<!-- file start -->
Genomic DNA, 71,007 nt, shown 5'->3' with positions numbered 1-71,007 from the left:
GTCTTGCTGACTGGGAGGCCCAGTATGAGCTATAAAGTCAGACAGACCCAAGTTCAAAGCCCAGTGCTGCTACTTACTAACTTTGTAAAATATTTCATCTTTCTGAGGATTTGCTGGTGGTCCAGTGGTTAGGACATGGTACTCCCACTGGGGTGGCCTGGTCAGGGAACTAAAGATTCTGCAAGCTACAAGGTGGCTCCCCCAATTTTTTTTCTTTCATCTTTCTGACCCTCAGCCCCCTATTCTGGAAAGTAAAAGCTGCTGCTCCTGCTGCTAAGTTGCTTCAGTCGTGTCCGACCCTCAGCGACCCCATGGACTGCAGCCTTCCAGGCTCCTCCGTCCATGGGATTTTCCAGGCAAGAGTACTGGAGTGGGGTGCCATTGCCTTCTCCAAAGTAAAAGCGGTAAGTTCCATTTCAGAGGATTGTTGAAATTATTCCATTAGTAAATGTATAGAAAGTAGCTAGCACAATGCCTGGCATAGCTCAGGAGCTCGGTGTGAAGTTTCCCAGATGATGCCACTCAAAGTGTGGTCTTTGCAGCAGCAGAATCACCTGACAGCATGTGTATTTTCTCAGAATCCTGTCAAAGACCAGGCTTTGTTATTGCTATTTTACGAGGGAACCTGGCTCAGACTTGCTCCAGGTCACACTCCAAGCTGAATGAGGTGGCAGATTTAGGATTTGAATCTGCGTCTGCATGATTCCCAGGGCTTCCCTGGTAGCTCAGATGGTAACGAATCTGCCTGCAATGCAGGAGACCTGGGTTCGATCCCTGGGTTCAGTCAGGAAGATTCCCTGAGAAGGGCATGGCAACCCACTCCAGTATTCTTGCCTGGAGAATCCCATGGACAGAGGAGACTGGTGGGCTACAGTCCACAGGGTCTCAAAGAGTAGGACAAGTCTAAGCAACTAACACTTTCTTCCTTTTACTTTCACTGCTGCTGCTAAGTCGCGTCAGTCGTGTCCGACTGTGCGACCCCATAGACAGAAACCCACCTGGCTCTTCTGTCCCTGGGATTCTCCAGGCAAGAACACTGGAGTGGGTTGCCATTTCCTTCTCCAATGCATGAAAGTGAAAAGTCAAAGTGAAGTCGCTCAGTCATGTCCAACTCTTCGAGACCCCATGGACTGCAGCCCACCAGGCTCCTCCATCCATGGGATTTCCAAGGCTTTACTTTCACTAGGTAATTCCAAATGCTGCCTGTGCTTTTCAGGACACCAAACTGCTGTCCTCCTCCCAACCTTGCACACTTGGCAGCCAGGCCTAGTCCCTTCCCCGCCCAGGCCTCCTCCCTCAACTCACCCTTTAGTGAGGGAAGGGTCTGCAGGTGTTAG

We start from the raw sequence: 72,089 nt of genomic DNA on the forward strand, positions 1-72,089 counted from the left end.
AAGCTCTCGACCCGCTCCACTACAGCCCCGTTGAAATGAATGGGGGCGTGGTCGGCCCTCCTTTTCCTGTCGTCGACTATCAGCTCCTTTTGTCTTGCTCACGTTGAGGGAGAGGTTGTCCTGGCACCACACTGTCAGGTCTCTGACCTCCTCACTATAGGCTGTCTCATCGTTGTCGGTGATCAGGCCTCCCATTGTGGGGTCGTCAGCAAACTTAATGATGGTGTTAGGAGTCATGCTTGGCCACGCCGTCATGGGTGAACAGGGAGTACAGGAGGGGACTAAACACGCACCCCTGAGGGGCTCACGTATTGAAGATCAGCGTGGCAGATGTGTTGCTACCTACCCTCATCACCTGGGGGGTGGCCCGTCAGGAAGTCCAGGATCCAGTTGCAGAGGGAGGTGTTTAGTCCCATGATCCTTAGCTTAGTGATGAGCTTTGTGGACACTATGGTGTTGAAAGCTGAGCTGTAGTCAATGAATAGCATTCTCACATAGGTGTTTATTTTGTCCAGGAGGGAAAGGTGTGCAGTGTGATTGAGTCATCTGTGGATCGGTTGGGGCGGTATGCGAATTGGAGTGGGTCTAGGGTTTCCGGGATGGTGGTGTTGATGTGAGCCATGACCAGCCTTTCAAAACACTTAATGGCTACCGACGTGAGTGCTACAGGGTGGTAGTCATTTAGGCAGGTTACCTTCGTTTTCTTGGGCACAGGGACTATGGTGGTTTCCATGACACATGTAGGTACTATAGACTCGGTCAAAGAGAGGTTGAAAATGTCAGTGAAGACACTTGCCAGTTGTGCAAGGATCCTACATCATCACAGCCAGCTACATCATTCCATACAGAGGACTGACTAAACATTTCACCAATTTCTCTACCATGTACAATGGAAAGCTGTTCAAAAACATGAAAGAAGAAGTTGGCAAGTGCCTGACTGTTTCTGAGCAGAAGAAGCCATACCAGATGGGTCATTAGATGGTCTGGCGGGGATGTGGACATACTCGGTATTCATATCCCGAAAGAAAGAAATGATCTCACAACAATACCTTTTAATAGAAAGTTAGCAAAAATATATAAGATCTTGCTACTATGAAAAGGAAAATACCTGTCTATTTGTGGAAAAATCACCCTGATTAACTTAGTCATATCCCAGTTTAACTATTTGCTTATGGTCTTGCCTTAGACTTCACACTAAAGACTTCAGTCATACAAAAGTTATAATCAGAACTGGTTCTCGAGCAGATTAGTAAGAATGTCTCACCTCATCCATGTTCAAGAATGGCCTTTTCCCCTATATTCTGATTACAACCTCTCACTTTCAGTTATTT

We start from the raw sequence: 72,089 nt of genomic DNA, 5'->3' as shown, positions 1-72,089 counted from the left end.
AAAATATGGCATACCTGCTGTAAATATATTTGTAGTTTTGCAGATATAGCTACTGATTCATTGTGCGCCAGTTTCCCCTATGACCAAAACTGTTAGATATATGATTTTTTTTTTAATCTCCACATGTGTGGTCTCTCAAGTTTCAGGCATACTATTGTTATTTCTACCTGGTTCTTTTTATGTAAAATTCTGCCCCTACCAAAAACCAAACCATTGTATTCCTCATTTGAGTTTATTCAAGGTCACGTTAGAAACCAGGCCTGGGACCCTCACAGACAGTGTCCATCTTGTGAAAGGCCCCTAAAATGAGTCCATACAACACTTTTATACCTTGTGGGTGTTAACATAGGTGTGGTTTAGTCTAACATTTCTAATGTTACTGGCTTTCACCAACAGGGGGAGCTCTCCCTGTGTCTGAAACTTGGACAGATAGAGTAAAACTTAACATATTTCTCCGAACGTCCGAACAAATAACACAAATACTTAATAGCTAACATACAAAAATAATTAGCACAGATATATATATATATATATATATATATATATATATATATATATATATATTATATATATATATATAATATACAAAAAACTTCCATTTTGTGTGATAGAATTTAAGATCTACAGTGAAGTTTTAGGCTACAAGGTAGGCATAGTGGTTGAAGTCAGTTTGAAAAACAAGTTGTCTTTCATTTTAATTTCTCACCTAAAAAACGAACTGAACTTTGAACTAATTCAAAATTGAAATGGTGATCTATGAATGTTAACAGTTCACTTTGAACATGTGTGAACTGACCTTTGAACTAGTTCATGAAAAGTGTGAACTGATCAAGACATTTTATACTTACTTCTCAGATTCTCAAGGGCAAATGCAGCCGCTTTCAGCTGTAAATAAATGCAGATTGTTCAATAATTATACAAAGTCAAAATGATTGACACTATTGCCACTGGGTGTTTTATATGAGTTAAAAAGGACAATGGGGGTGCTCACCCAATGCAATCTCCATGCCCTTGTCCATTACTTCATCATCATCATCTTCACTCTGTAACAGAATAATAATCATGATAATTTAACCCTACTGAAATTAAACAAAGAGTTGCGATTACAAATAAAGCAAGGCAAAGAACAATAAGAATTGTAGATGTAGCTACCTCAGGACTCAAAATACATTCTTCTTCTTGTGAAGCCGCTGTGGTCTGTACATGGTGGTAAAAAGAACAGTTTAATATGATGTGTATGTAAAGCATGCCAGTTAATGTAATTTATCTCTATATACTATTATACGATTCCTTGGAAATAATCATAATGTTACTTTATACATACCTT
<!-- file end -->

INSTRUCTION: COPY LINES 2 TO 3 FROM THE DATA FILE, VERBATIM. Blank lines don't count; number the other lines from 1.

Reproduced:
GTCTTGCTGACTGGGAGGCCCAGTATGAGCTATAAAGTCAGACAGACCCAAGTTCAAAGCCCAGTGCTGCTACTTACTAACTTTGTAAAATATTTCATCTTTCTGAGGATTTGCTGGTGGTCCAGTGGTTAGGACATGGTACTCCCACTGGGGTGGCCTGGTCAGGGAACTAAAGATTCTGCAAGCTACAAGGTGGCTCCCCCAATTTTTTTTCTTTCATCTTTCTGACCCTCAGCCCCCTATTCTGGAAAGTAAAAGCTGCTGCTCCTGCTGCTAAGTTGCTTCAGTCGTGTCCGACCCTCAGCGACCCCATGGACTGCAGCCTTCCAGGCTCCTCCGTCCATGGGATTTTCCAGGCAAGAGTACTGGAGTGGGGTGCCATTGCCTTCTCCAAAGTAAAAGCGGTAAGTTCCATTTCAGAGGATTGTTGAAATTATTCCATTAGTAAATGTATAGAAAGTAGCTAGCACAATGCCTGGCATAGCTCAGGAGCTCGGTGTGAAGTTTCCCAGATGATGCCACTCAAAGTGTGGTCTTTGCAGCAGCAGAATCACCTGACAGCATGTGTATTTTCTCAGAATCCTGTCAAAGACCAGGCTTTGTTATTGCTATTTTACGAGGGAACCTGGCTCAGACTTGCTCCAGGTCACACTCCAAGCTGAATGAGGTGGCAGATTTAGGATTTGAATCTGCGTCTGCATGATTCCCAGGGCTTCCCTGGTAGCTCAGATGGTAACGAATCTGCCTGCAATGCAGGAGACCTGGGTTCGATCCCTGGGTTCAGTCAGGAAGATTCCCTGAGAAGGGCATGGCAACCCACTCCAGTATTCTTGCCTGGAGAATCCCATGGACAGAGGAGACTGGTGGGCTACAGTCCACAGGGTCTCAAAGAGTAGGACAAGTCTAAGCAACTAACACTTTCTTCCTTTTACTTTCACTGCTGCTGCTAAGTCGCGTCAGTCGTGTCCGACTGTGCGACCCCATAGACAGAAACCCACCTGGCTCTTCTGTCCCTGGGATTCTCCAGGCAAGAACACTGGAGTGGGTTGCCATTTCCTTCTCCAATGCATGAAAGTGAAAAGTCAAAGTGAAGTCGCTCAGTCATGTCCAACTCTTCGAGACCCCATGGACTGCAGCCCACCAGGCTCCTCCATCCATGGGATTTCCAAGGCTTTACTTTCACTAGGTAATTCCAAATGCTGCCTGTGCTTTTCAGGACACCAAACTGCTGTCCTCCTCCCAACCTTGCACACTTGGCAGCCAGGCCTAGTCCCTTCCCCGCCCAGGCCTCCTCCCTCAACTCACCCTTTAGTGAGGGAAGGGTCTGCAGGTGTTAG

We start from the raw sequence: 72,089 nt of genomic DNA on the forward strand, positions 1-72,089 counted from the left end.